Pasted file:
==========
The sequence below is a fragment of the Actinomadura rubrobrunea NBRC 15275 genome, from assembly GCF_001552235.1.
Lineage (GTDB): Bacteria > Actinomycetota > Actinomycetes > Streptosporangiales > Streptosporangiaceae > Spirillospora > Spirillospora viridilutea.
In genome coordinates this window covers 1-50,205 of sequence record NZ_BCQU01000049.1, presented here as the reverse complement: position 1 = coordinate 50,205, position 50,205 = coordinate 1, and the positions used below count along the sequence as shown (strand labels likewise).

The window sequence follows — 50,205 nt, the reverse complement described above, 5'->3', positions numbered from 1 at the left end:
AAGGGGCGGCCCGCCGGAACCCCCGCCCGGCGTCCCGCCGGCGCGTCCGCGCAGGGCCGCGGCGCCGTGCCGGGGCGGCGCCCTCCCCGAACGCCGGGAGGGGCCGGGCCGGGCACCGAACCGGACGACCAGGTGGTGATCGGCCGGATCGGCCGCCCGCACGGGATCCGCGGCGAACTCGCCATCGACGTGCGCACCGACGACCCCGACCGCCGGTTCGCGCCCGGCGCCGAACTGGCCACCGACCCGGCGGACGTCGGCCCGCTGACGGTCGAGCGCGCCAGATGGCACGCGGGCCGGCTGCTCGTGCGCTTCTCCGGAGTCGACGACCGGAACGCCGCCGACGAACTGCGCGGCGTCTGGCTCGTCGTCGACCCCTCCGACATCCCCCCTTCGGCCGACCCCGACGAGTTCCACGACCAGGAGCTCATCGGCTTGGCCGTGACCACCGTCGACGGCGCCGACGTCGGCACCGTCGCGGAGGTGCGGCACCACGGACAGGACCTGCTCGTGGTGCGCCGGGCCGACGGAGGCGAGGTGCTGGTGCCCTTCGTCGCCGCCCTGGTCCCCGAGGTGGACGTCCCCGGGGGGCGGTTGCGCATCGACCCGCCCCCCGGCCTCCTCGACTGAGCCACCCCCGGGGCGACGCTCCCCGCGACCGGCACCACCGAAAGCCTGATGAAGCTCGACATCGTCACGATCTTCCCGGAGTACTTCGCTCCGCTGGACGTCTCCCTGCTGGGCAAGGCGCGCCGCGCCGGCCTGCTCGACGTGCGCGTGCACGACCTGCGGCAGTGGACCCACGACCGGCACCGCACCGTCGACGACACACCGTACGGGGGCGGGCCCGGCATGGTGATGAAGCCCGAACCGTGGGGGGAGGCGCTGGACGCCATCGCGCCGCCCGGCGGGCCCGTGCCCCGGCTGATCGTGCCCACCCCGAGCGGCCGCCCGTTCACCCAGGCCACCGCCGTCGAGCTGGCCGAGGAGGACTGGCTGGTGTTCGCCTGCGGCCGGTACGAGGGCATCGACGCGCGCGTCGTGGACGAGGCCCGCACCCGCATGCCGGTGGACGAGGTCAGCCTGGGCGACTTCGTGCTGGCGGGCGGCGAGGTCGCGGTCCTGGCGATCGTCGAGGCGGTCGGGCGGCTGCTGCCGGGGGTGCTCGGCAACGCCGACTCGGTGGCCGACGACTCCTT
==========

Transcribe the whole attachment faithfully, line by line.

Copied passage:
The sequence below is a fragment of the Actinomadura rubrobrunea NBRC 15275 genome, from assembly GCF_001552235.1.
Lineage (GTDB): Bacteria > Actinomycetota > Actinomycetes > Streptosporangiales > Streptosporangiaceae > Spirillospora > Spirillospora viridilutea.
In genome coordinates this window covers 1-50,205 of sequence record NZ_BCQU01000049.1, presented here as the reverse complement: position 1 = coordinate 50,205, position 50,205 = coordinate 1, and the positions used below count along the sequence as shown (strand labels likewise).

The window sequence follows — 50,205 nt, the reverse complement described above, 5'->3', positions numbered from 1 at the left end:
AAGGGGCGGCCCGCCGGAACCCCCGCCCGGCGTCCCGCCGGCGCGTCCGCGCAGGGCCGCGGCGCCGTGCCGGGGCGGCGCCCTCCCCGAACGCCGGGAGGGGCCGGGCCGGGCACCGAACCGGACGACCAGGTGGTGATCGGCCGGATCGGCCGCCCGCACGGGATCCGCGGCGAACTCGCCATCGACGTGCGCACCGACGACCCCGACCGCCGGTTCGCGCCCGGCGCCGAACTGGCCACCGACCCGGCGGACGTCGGCCCGCTGACGGTCGAGCGCGCCAGATGGCACGCGGGCCGGCTGCTCGTGCGCTTCTCCGGAGTCGACGACCGGAACGCCGCCGACGAACTGCGCGGCGTCTGGCTCGTCGTCGACCCCTCCGACATCCCCCCTTCGGCCGACCCCGACGAGTTCCACGACCAGGAGCTCATCGGCTTGGCCGTGACCACCGTCGACGGCGCCGACGTCGGCACCGTCGCGGAGGTGCGGCACCACGGACAGGACCTGCTCGTGGTGCGCCGGGCCGACGGAGGCGAGGTGCTGGTGCCCTTCGTCGCCGCCCTGGTCCCCGAGGTGGACGTCCCCGGGGGGCGGTTGCGCATCGACCCGCCCCCCGGCCTCCTCGACTGAGCCACCCCCGGGGCGACGCTCCCCGCGACCGGCACCACCGAAAGCCTGATGAAGCTCGACATCGTCACGATCTTCCCGGAGTACTTCGCTCCGCTGGACGTCTCCCTGCTGGGCAAGGCGCGCCGCGCCGGCCTGCTCGACGTGCGCGTGCACGACCTGCGGCAGTGGACCCACGACCGGCACCGCACCGTCGACGACACACCGTACGGGGGCGGGCCCGGCATGGTGATGAAGCCCGAACCGTGGGGGGAGGCGCTGGACGCCATCGCGCCGCCCGGCGGGCCCGTGCCCCGGCTGATCGTGCCCACCCCGAGCGGCCGCCCGTTCACCCAGGCCACCGCCGTCGAGCTGGCCGAGGAGGACTGGCTGGTGTTCGCCTGCGGCCGGTACGAGGGCATCGACGCGCGCGTCGTGGACGAGGCCCGCACCCGCATGCCGGTGGACGAGGTCAGCCTGGGCGACTTCGTGCTGGCGGGCGGCGAGGTCGCGGTCCTGGCGATCGTCGAGGCGGTCGGGCGGCTGCTGCCGGGGGTGCTCGGCAACGCCGACTCGGTGGCCGACGACTCCTT